It’s a stretch for the PNB dancers to emote while they are essentially standing around, but Ratmansky is full of useful suggestions. “Every gesture has to have a meaning and a motivation,” he explains, “so take your time with every gesture and every movement. Remember that you know if Kitri marries Gamache she is going to be very unhappy so you’re all trying to help her.” The PNB corps tries again and it’s a little better, but still not quite right.

Ratmansky stops the action once more. “You’re a group but you’re all individual characters, you’re all peasants.” To one female dancer in particular he elaborates, “Think about whether you want to steal that boy from that girl over there.”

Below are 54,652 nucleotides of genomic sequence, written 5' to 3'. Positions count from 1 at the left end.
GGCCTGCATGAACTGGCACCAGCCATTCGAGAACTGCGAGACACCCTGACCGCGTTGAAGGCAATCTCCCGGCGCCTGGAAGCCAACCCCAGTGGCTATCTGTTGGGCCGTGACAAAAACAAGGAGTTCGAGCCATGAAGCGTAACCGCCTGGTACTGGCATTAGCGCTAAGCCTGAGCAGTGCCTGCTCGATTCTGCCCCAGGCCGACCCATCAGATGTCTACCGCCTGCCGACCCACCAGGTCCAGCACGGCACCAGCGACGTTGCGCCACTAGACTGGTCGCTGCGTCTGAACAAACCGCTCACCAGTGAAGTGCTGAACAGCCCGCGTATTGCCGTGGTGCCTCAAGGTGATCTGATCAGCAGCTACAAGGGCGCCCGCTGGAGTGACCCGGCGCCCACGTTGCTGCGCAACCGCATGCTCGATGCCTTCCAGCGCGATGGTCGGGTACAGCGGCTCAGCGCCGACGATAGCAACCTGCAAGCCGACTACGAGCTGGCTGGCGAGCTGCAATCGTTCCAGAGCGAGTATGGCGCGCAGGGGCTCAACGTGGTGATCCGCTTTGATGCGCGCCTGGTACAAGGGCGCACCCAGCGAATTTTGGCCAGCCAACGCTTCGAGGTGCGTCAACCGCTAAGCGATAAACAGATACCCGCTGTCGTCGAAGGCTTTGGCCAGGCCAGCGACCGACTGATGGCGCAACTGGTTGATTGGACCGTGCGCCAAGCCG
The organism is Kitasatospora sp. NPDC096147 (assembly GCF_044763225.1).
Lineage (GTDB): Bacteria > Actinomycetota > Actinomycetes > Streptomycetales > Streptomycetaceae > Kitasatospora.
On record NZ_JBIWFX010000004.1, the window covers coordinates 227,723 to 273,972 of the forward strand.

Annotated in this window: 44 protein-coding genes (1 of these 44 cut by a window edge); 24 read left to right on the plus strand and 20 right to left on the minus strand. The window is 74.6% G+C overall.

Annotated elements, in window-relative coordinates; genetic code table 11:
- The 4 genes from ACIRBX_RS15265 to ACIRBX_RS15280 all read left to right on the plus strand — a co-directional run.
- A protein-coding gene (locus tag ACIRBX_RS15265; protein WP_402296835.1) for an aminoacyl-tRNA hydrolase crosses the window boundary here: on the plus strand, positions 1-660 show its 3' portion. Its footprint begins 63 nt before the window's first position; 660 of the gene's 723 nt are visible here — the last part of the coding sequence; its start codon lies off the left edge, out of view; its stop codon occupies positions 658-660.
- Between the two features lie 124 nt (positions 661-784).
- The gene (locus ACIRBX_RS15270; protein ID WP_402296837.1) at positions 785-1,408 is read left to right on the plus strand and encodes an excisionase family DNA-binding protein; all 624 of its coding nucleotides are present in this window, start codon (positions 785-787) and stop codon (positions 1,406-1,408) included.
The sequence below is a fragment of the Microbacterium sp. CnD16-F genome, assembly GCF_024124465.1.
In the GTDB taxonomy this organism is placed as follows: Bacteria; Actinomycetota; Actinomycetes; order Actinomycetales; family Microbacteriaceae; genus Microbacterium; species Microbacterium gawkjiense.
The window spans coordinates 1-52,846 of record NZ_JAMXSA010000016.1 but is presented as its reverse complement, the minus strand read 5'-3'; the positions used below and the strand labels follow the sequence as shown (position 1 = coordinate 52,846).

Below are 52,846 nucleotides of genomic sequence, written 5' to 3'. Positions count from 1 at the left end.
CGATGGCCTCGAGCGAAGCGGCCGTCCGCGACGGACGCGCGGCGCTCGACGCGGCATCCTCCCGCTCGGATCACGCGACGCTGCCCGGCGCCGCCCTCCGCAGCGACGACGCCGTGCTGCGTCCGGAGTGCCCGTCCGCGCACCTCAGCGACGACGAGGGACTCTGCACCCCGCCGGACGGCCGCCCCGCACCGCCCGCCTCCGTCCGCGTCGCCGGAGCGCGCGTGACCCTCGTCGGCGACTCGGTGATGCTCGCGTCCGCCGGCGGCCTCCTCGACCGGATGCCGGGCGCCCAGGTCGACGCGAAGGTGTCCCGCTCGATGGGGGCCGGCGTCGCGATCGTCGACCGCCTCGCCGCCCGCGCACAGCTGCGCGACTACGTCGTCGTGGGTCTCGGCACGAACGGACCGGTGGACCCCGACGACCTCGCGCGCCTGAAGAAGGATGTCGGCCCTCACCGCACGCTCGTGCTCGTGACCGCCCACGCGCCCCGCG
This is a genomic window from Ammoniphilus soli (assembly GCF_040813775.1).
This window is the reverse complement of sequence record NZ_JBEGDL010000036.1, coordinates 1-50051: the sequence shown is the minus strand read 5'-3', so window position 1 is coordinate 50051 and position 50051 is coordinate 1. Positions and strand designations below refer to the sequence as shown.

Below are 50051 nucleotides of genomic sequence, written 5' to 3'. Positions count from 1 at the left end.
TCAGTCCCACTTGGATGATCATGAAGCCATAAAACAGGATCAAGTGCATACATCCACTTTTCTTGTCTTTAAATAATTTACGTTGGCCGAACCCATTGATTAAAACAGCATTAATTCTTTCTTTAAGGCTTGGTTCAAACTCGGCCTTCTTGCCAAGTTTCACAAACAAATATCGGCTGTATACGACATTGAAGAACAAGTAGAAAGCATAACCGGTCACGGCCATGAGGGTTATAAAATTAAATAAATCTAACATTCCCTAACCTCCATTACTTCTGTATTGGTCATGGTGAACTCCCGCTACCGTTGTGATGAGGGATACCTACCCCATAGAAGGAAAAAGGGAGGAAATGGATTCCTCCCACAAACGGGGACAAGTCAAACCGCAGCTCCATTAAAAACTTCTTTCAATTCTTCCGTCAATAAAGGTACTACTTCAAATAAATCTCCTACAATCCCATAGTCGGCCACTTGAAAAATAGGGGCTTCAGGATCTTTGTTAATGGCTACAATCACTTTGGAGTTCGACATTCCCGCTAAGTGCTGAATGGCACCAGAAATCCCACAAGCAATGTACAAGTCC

The rehearsal continues for another hour. The change in the acting is noticeable as Ratmansky continues to coach the dancers on how to use the music to understand their characters and even what they should whisper to each other to convey their reactions to the action around them.

This emphasis on drama is inherent even in Ratmansky’s plotless dances like Concerto DSCH, the other Ratmansky piece in the PNB repertoire, and he is unique in the ballet world for being equally adept at story and abstract ballets. “I don’t see a big difference,” he explains. “All story ballets have sections that are pure dance, all abstract ballets interpret the music and music is very connected to our emotions.”

Watching the film of the Dutch production of Ratmansky’s Don Q, it’s the focus on human feeling that stands out, even more than the flashy moves or dazzling sets. Ratmansky has gone back to the libretto that Marius Petipa used to create his original production in 1869. Although it’s impossible to perfectly recreate that version or the later Russian ones by Alexander Gorsky, Ratmansky adheres more closely to the original story (and, as much as can be determined, to the original steps) than many of the other modern productions.